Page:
Here’s a hard truth: Each novel teaches the writer how to write it. If you’re a parent, this might sound immediately, intuitively right. You can have a philosophy as a parent of one child but your second child can humble you very quickly. Smart parents know their children teach them how they need to be raised, each one individually.
So, when someone asks me – and it’s a common question – how many drafts I usually write of a novel, I know they’ve likely never written a novel and definitely haven’t written two of them.
Show me a cocky parent or a cocky writer who is steadfast in their one-size-fits-all philosophy on how to write a novel or raise a child and I’ll show you a liar – or a pack of miserable children and/or miserable novels.
Some novels that I’ve written have come out with their structure intact. The foundation is strong. Others need page-one rewrites. One novel took me 90 days to write and came out fairly whole. Another novel took me eighteen years. How many drafts do I usually write? There is no usual.
The most frustrating part, for me, is that I can’t tell which novel will come out relatively easily and which will be brutal.
Writing a first draft of something as architecturally massive as a novel – all that scaffolding, the stone arches, the delicate gargoyle work – is a real achievement. Don’t denigrate that. But as you become a serious novelist, accept that it’s just a first step, that the bulk of the labor will come during revisions.
When I was a new novelist, my work was quickly set in stone. It was hard to make edits. I didn’t have the mental space to hold a novel and turn it in my head. I couldn’t yet think of an edit and immediately – as if the novel were lit up on a CT scan – see the ripple effects of that edit brighten in my mind’s eye. Now I can raise and lower parts of the novel mentally. I see sequences. I can sense imbalance in point of view or structure the way, maybe, a composer knows the arrangement as an orchestral structure held aloft.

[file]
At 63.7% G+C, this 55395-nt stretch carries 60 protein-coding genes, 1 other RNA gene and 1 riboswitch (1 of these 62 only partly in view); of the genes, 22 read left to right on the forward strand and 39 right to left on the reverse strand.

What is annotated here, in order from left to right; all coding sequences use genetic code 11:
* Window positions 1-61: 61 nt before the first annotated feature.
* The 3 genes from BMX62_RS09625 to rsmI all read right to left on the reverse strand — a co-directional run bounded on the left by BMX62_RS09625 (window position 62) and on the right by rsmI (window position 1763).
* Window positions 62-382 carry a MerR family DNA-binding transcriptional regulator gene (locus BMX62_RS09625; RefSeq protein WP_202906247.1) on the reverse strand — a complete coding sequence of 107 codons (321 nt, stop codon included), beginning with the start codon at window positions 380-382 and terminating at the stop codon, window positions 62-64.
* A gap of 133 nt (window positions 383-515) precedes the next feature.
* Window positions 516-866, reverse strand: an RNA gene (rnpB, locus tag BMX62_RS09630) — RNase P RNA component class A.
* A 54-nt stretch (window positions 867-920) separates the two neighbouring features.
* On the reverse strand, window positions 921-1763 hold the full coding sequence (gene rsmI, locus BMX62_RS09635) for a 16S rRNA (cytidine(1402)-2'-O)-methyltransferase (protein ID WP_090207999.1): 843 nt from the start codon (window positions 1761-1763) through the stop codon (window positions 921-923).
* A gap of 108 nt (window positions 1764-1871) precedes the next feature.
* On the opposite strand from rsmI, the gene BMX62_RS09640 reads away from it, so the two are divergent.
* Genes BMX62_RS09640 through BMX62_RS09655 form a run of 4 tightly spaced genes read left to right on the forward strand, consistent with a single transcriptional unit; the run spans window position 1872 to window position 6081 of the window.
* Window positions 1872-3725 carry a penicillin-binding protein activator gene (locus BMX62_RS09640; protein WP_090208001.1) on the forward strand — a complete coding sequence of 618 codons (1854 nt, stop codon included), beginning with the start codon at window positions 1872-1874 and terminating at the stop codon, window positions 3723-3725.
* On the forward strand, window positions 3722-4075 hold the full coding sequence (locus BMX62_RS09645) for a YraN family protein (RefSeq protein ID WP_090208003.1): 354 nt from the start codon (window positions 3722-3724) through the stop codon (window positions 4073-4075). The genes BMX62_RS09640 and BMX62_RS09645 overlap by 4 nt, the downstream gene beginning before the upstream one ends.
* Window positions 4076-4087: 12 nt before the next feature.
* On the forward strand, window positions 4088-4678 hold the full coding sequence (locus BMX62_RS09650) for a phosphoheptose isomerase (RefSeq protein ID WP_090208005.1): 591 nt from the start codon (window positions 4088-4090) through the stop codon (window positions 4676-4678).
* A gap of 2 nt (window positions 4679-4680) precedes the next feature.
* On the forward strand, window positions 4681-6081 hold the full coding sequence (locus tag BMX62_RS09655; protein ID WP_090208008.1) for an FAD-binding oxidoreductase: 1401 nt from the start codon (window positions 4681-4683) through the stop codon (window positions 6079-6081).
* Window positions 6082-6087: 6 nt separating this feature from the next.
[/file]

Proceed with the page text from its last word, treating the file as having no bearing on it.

There are things that I know now about revision that I wish I’d known then. If you’re reading this because you’re stuck and you don’t know how to begin your revision process, here are a few ideas.
1. If you have another area of expertise, use the transferrable skills. To anyone who has worked in other fields in which there are complex structures that entailed stretching their brains to understand, know that there’s more common ground than you think.
For example, some soccer players can recall a game play-by-play. They can think in general pacing and overall tidal movements of the game. They can think in terms of act-structures – with a midpoint, aka halftime. They can home in on certain passing sequences which completely transfer to the movements of novel sequences and even then down to footwork – nutmegging a defender in the midfield, which can be thought of as the sentence.
Dear chemists, the scene is all about tension and release of tension, positive and negative energy; I could draw you a sketch of the sit-com Friends that looks quite molecular.
Lawyers, the novel can be seen as an argument surrounding a single thematic question.
What I’m saying is this: Don’t see the work you know as foreign to the creative work of writing a novel. Look for shared terrain.
2. The rational and the subconscious mind, use both. First, I’ll talk about the rational mind: Look at the ways that other people have structured large-scale narratives. 40 Notecards. 8 Sequences. Blake Snyder. Hero’s Journey, Dan Harmon’s variation. Maybe you’ve used one of these to help you get that first draft out. Now you might want to switch it up to try to unlock the novel another way.
Like all methods, don’t become rigid. Mainly, I play with different methods to take what only exists as a structure in my mind to create something external and tangible. What I find is that – after I have a first draft – other people’s methods help me make decisions on things that I’m not quite sure of. Squeezing my work into different forms, playing with it in a rational way, allows me to look at it in with some measure of detachment, and cuts can suddenly become obvious.
The subconscious: Create moments of daydreaming. You’re not staring at a screen. You’re not trying to figure out your novel. You’re gazing. You’re drifting. You’re vaguely thinking about the novel – one character, say. But only that light touch. Nothing more. Visualize. Let that character move. Let the world shift around her. Don’t try to shove her around. Follow, dreamily.
I’ve made this a practice. It’s where I get some of my strongest ideas – visually compelling, fully realized. Sometimes they fit into the novel, sometimes not. But I always learn something from allowing time for the desires and fears of my subconscious to take hold.
3. Re-see. Revision is about re-seeing what you think you’re already seeing clearly. I can always tell when my graduate students are writing something with words – but they aren’t actually seeing anything their minds. I can sense it. Before you rewrite a scene, see it in your mind. Replay it. Watch it, listen, let it shift and change. But really and truly see it.
4. Read your scenes concentrating on one idea: [Read more…]